Maryland senators, already frustrated over what they call the inequitable distribution of COVID-19 vaccine in the state, criticized the state health department’s performance at a weekly hearing Monday.
As lawmakers on the Senate’s Vaccine Oversight Workgroup questioned Acting State Health Secretary Dennis Schrader, they pointed to Prince George’s County, a majority Black jurisdiction.
The county has a new state-run mass vaccination site at Six Flags, but it continues to have the lowest vaccination rate among the counties. As of Tuesday, only a little more than 5% of the county’s population has received first doses and about 1.65% has received second doses.
As he did at last week’s hearing, Schrader blamed vaccine hesitancy.
“So I think we still have tremendous work to do,” he said. “We need more people from the community who are standing up and saying that we need this vaccine.”
That wasn’t good enough for Sen. Jim Rosapepe, a Democrat who represents Prince George’s and Anne Arundel County.
“I don't get it,” he said. “There are many Prince Georgians who want to get vaccines. And to say that well, nobody in Prince George wants to get a vaccine, therefore, they're all coming from other places, doesn't pass the laugh test. What is the problem?”
Rosapepe said he’d just gotten a text during the hearing from a frustrated constituent who’d signed up for vaccines at multiple sites.
“All these different places, they've heard nothing from nobody,” he said. “You understand why that's the case?”
Schrader did not answer.
Rosapepe also asked what the state was doing for residents who are in rural areas or do not have Internet access. Schrader said those residents should call 211.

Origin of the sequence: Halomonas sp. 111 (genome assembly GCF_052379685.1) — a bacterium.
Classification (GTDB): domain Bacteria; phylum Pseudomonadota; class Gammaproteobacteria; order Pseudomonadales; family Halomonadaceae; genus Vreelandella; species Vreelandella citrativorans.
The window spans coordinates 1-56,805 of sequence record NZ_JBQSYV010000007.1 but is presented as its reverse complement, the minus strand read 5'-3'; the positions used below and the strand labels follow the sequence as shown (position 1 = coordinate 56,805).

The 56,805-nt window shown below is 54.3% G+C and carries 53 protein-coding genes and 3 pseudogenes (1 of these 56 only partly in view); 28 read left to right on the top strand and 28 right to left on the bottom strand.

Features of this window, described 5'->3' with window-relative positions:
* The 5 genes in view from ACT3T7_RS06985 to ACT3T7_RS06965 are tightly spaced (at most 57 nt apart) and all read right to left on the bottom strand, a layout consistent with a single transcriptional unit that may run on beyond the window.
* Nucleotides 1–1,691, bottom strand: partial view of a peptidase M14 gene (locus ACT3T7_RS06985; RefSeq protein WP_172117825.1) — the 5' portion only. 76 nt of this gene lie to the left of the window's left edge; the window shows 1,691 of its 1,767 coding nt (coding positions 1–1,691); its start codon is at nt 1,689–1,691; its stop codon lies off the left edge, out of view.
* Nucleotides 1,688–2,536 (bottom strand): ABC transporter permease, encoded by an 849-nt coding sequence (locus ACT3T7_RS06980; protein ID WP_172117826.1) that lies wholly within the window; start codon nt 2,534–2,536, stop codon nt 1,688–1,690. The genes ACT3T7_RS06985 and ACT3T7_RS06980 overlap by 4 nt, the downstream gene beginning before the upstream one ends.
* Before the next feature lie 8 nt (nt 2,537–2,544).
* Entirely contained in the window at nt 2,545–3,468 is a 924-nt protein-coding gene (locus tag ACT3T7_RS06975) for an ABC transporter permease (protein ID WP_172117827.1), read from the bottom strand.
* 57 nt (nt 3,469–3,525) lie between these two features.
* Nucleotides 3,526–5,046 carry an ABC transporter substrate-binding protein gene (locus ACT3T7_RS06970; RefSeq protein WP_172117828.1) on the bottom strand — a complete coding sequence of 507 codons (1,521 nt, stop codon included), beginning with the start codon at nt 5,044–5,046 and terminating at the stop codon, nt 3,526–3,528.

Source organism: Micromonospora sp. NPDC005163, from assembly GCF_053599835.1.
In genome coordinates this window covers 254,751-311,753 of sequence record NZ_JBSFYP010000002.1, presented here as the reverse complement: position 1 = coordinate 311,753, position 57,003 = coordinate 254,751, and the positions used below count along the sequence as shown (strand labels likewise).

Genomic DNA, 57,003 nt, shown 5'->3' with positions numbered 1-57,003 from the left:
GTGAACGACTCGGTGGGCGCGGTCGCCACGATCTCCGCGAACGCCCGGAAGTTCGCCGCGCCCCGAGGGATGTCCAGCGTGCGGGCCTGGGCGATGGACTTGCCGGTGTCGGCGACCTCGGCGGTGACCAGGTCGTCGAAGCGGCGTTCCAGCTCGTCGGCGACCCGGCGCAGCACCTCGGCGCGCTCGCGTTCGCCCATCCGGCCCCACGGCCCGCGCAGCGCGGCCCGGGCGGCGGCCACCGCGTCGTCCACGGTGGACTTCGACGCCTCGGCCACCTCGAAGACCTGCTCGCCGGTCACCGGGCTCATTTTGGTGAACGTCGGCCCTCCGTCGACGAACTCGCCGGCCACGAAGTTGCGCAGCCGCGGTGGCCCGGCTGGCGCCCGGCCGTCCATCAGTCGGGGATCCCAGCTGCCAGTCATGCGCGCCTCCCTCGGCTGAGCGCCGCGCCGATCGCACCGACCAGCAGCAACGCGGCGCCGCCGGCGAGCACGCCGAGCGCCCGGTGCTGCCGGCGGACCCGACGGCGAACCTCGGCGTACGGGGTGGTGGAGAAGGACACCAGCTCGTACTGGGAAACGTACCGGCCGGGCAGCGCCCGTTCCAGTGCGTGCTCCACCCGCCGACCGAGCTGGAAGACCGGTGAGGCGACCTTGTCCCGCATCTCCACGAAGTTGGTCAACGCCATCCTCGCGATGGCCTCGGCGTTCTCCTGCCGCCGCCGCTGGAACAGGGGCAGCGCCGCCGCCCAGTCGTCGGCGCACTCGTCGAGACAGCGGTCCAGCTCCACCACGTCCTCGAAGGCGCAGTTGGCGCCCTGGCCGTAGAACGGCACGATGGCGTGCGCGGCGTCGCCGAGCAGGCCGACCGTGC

“If they're in a particular area, and there are two locations nearby, they're going to give them the two locations nearby,” Schrader said.
That drew another question from Rosapepe.
“And you're confident that the people at the two locations will speak multiple languages, and therefore will be able to help people who don't speak English?” he asked.
Schrader said he wasn’t sure.
Sen. Clarence Lam, a Democrat representing parts of Baltimore and Howard counties, demanded to know when the state would release information on how many vaccines were going to each county. He said there was no way of ensuring vaccine distribution was equitable until they had that data.
“I've asked for this information,” Lam said. “And it seems like others have asked for this information as well. But this information is not forthcoming.”
Schrader then presented data on Baltimore City, Howard, Prince George’s and Montgomery counties. He said he is hoping to complete data on all counties by the end of this week.
Sen. Mary Washington, a Baltimore City Democrat, questioned what the state was doing to ensure vaccines were going into the right arms.
Schrader said he trusted local health departments and providers were doing their jobs.
“We don't believe that we have to look over their shoulder to make sure they're doing what we're asking them to do,” Schrader said.
Washington then questioned why Maryland has been slower than some states with similar demographics to get vaccines into the arms of more vulnerable communities, like Black and low-income residents.
“I'm looking at DC, and I look at Virginia, and there's some similarities to Maryland,” Washington said. “They're doing much better.
Schrader pushed back.
“I would respectfully say that we're doing a pretty darn good job. We are close to 90% of first shots.” he said. “So the numbers speak for themselves. We are getting people vaccinated every day.”
Still, Maryland has been behind the majority of states in getting doses into arms. Washington pushed Schrader to look into other states’ strategies, stressing ongoing inequities in distribution.
Other senators continued to push for a single centralized website for vaccine appointments, but Schrader reiterated that the state would not do that.